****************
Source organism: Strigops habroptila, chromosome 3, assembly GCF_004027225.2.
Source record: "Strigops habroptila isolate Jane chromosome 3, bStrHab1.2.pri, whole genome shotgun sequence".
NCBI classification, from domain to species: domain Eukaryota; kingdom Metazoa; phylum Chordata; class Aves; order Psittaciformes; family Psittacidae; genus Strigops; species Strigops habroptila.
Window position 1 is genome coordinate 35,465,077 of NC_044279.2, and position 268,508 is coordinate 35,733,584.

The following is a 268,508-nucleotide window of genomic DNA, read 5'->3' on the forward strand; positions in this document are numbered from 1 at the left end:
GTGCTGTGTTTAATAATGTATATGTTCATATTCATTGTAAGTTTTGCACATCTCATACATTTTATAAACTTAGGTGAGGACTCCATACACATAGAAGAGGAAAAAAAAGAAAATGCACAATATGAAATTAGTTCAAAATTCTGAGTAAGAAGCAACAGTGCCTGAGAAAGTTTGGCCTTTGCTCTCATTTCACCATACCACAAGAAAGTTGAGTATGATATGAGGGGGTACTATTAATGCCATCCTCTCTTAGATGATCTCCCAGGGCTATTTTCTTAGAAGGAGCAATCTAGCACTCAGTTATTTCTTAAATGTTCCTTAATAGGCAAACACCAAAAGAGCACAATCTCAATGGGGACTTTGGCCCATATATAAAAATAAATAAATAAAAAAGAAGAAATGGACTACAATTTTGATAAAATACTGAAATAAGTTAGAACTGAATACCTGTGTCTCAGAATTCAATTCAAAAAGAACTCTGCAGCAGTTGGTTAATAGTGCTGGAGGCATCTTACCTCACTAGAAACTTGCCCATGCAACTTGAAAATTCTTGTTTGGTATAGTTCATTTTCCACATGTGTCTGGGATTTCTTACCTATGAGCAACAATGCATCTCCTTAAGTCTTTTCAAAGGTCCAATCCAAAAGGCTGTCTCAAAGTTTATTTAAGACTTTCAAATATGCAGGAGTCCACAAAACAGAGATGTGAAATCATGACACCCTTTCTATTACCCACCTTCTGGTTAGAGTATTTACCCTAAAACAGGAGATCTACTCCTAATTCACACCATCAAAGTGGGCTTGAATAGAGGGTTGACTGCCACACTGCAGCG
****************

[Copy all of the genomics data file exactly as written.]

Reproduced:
Source organism: Strigops habroptila, chromosome 3, assembly GCF_004027225.2.
Source record: "Strigops habroptila isolate Jane chromosome 3, bStrHab1.2.pri, whole genome shotgun sequence".
NCBI classification, from domain to species: domain Eukaryota; kingdom Metazoa; phylum Chordata; class Aves; order Psittaciformes; family Psittacidae; genus Strigops; species Strigops habroptila.
Window position 1 is genome coordinate 35,465,077 of NC_044279.2, and position 268,508 is coordinate 35,733,584.

The following is a 268,508-nucleotide window of genomic DNA, read 5'->3' on the forward strand; positions in this document are numbered from 1 at the left end:
GTGCTGTGTTTAATAATGTATATGTTCATATTCATTGTAAGTTTTGCACATCTCATACATTTTATAAACTTAGGTGAGGACTCCATACACATAGAAGAGGAAAAAAAAGAAAATGCACAATATGAAATTAGTTCAAAATTCTGAGTAAGAAGCAACAGTGCCTGAGAAAGTTTGGCCTTTGCTCTCATTTCACCATACCACAAGAAAGTTGAGTATGATATGAGGGGGTACTATTAATGCCATCCTCTCTTAGATGATCTCCCAGGGCTATTTTCTTAGAAGGAGCAATCTAGCACTCAGTTATTTCTTAAATGTTCCTTAATAGGCAAACACCAAAAGAGCACAATCTCAATGGGGACTTTGGCCCATATATAAAAATAAATAAATAAAAAAGAAGAAATGGACTACAATTTTGATAAAATACTGAAATAAGTTAGAACTGAATACCTGTGTCTCAGAATTCAATTCAAAAAGAACTCTGCAGCAGTTGGTTAATAGTGCTGGAGGCATCTTACCTCACTAGAAACTTGCCCATGCAACTTGAAAATTCTTGTTTGGTATAGTTCATTTTCCACATGTGTCTGGGATTTCTTACCTATGAGCAACAATGCATCTCCTTAAGTCTTTTCAAAGGTCCAATCCAAAAGGCTGTCTCAAAGTTTATTTAAGACTTTCAAATATGCAGGAGTCCACAAAACAGAGATGTGAAATCATGACACCCTTTCTATTACCCACCTTCTGGTTAGAGTATTTACCCTAAAACAGGAGATCTACTCCTAATTCACACCATCAAAGTGGGCTTGAATAGAGGGTTGACTGCCACACTGCAGCG